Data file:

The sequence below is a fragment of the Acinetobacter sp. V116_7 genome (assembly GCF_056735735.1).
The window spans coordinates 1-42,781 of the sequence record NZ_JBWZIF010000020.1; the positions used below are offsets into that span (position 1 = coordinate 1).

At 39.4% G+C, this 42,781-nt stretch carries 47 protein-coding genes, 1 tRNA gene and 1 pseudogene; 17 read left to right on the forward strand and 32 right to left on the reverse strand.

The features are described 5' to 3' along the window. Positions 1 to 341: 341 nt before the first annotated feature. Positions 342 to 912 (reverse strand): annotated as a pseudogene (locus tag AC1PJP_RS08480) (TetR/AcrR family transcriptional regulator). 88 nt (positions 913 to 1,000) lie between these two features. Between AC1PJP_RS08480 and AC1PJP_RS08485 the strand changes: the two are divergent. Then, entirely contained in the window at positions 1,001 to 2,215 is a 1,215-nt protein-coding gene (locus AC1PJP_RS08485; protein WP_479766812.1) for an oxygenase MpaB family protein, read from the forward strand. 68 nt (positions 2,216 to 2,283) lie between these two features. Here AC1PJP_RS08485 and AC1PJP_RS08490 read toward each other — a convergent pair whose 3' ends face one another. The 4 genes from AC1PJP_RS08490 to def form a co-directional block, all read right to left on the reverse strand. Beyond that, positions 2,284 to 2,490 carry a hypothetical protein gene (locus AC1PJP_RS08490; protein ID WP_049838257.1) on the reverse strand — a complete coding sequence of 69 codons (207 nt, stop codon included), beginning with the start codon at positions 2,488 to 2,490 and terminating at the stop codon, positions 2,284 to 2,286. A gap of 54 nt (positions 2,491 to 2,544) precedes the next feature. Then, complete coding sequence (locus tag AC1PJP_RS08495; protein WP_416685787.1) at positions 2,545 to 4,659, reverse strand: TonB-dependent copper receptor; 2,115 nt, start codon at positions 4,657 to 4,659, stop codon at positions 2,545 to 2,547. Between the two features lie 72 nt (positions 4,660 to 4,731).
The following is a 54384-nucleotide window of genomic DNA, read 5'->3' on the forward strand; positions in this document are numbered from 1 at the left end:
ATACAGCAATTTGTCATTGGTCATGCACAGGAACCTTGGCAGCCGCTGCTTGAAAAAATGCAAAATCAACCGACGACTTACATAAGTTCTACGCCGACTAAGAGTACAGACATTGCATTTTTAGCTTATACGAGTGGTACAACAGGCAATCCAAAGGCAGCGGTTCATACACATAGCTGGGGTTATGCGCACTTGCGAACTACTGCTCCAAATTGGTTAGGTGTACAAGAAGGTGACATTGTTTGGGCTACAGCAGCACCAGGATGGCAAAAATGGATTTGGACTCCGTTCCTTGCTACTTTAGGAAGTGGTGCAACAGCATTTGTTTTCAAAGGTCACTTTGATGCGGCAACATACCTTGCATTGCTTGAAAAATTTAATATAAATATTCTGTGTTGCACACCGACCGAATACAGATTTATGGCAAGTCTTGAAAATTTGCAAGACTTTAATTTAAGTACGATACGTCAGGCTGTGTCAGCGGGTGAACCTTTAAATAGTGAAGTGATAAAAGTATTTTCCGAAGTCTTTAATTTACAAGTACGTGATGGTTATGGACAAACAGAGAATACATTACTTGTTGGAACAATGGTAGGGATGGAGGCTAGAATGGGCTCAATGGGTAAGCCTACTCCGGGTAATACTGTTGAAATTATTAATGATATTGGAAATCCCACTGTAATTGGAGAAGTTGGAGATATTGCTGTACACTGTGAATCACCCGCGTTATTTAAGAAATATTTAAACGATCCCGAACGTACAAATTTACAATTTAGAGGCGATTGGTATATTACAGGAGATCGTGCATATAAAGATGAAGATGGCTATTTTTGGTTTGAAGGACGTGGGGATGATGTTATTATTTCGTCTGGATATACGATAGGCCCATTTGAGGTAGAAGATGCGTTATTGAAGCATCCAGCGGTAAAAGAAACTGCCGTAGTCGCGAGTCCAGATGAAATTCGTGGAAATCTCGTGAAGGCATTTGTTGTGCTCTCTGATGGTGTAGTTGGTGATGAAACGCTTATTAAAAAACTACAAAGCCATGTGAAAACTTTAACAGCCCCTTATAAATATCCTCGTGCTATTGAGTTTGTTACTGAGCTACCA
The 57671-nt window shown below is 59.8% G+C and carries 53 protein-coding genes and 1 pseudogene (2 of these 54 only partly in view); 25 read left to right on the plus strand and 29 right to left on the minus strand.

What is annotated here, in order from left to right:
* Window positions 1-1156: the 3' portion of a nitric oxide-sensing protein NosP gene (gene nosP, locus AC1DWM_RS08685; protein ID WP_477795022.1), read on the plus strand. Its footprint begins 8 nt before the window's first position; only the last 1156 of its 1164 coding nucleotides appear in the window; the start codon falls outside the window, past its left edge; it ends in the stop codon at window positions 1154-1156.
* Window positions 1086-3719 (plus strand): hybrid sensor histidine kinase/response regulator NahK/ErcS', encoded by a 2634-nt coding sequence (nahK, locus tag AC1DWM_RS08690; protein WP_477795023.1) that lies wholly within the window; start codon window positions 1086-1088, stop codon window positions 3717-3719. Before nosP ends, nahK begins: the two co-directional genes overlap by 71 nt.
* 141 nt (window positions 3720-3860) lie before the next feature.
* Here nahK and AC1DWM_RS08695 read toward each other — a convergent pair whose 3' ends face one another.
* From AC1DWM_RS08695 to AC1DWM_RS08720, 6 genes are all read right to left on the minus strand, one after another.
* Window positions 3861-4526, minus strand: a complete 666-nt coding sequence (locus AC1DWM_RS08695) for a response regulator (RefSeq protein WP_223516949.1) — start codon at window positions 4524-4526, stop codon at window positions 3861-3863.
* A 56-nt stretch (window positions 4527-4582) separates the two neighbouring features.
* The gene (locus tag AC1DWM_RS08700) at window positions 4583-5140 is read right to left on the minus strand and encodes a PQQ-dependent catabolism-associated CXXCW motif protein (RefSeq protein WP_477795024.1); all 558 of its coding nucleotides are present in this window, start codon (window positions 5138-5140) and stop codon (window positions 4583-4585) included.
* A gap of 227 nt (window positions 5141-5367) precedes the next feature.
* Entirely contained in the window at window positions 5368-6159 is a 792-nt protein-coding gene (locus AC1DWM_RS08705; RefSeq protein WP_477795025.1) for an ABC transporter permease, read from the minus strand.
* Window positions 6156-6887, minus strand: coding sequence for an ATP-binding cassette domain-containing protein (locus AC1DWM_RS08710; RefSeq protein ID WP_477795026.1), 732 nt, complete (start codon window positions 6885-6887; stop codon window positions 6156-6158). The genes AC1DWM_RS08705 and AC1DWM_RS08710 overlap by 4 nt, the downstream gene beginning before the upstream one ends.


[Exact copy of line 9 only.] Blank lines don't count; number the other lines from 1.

* Window positions 1-1156: the 3' portion of a nitric oxide-sensing protein NosP gene (gene nosP, locus AC1DWM_RS08685; protein ID WP_477795022.1), read on the plus strand. Its footprint begins 8 nt before the window's first position; only the last 1156 of its 1164 coding nucleotides appear in the window; the start codon falls outside the window, past its left edge; it ends in the stop codon at window positions 1154-1156.